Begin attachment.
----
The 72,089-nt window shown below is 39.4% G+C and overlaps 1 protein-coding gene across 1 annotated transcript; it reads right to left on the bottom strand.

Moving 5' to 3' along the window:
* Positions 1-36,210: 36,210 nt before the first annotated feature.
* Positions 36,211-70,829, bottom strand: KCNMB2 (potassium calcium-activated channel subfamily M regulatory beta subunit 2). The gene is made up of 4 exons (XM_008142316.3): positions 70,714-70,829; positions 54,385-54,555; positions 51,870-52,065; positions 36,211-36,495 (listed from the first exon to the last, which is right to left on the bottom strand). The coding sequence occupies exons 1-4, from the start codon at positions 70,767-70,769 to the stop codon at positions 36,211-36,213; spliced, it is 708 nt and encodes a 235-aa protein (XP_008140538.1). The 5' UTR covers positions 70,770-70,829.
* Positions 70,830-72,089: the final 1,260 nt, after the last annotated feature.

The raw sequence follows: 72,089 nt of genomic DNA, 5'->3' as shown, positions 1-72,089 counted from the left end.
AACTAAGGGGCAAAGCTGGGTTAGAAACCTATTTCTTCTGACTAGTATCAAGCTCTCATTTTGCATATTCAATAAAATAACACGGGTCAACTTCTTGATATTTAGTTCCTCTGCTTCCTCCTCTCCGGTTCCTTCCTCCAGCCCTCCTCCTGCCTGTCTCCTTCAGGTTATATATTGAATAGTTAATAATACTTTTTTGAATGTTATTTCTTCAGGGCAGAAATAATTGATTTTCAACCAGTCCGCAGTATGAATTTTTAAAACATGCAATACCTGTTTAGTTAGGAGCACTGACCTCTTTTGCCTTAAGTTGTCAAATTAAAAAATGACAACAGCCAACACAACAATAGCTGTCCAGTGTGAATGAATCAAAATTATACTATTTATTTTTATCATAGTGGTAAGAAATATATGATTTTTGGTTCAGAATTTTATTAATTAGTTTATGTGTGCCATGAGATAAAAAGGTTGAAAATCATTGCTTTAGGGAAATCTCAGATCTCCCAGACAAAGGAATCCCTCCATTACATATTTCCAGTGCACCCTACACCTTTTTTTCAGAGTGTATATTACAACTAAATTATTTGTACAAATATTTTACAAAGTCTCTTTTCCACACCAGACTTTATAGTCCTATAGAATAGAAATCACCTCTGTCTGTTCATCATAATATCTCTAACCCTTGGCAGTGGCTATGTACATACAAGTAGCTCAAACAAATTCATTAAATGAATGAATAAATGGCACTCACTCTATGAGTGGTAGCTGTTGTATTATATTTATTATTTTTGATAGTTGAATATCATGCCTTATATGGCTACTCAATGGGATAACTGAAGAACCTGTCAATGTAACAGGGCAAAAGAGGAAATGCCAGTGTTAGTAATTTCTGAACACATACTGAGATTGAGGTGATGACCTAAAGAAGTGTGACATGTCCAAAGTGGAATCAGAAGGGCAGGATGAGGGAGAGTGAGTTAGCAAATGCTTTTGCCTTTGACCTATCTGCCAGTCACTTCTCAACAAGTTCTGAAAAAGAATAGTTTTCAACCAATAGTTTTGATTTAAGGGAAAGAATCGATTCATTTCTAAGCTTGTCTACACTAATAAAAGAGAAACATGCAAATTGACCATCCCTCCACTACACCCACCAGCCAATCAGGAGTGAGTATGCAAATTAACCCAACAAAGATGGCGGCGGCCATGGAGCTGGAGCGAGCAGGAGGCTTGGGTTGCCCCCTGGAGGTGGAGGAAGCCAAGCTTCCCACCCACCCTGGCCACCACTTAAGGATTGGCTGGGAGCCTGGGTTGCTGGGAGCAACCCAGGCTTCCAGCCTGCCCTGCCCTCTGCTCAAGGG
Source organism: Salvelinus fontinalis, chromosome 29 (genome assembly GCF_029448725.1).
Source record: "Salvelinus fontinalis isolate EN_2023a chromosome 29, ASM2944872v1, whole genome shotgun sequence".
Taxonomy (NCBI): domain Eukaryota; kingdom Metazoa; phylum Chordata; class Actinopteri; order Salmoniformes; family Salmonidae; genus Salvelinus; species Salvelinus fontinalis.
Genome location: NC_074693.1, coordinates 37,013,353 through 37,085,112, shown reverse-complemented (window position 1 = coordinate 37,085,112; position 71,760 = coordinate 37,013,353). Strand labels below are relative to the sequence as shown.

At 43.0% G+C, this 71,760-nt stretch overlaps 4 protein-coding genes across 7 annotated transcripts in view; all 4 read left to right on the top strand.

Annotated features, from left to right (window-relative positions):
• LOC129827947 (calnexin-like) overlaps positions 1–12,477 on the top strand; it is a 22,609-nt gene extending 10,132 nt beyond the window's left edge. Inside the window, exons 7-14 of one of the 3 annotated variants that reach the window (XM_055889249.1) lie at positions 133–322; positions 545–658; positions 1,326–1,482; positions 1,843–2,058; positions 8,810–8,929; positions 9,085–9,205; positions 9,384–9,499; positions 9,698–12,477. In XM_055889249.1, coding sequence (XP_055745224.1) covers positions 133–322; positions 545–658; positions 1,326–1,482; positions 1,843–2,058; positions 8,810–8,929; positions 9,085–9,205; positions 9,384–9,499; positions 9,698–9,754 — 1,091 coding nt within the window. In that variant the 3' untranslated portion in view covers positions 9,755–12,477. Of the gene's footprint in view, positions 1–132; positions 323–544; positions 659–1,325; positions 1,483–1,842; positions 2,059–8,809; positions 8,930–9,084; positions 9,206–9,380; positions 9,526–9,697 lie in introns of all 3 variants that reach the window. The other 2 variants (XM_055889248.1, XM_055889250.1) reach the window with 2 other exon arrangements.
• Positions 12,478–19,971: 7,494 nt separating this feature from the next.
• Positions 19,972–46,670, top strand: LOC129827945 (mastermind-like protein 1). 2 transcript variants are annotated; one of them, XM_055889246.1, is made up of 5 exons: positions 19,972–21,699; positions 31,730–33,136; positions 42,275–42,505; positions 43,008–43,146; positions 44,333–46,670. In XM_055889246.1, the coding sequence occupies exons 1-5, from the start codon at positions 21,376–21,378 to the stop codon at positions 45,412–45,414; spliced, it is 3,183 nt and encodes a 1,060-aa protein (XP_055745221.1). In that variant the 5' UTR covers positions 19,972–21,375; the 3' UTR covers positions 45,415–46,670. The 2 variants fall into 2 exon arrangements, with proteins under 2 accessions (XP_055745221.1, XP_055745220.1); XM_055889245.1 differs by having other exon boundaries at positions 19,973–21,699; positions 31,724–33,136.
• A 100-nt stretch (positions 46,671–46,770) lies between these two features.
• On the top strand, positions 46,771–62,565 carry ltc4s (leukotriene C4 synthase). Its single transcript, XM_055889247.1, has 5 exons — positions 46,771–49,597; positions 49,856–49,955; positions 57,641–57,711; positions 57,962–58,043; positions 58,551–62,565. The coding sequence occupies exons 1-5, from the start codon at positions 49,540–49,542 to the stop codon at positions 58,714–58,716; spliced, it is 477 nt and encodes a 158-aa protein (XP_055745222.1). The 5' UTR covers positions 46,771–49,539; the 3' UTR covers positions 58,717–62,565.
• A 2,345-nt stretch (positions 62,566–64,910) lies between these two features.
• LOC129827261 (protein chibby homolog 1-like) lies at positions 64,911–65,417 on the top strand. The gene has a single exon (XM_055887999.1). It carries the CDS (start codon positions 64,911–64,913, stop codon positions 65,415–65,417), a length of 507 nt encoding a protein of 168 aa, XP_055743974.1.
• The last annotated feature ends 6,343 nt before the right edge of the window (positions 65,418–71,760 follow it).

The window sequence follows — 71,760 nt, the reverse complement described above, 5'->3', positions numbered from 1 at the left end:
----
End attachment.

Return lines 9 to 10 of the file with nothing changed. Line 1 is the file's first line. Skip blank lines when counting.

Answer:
Source record: "Salvelinus fontinalis isolate EN_2023a chromosome 29, ASM2944872v1, whole genome shotgun sequence".
Taxonomy (NCBI): domain Eukaryota; kingdom Metazoa; phylum Chordata; class Actinopteri; order Salmoniformes; family Salmonidae; genus Salvelinus; species Salvelinus fontinalis.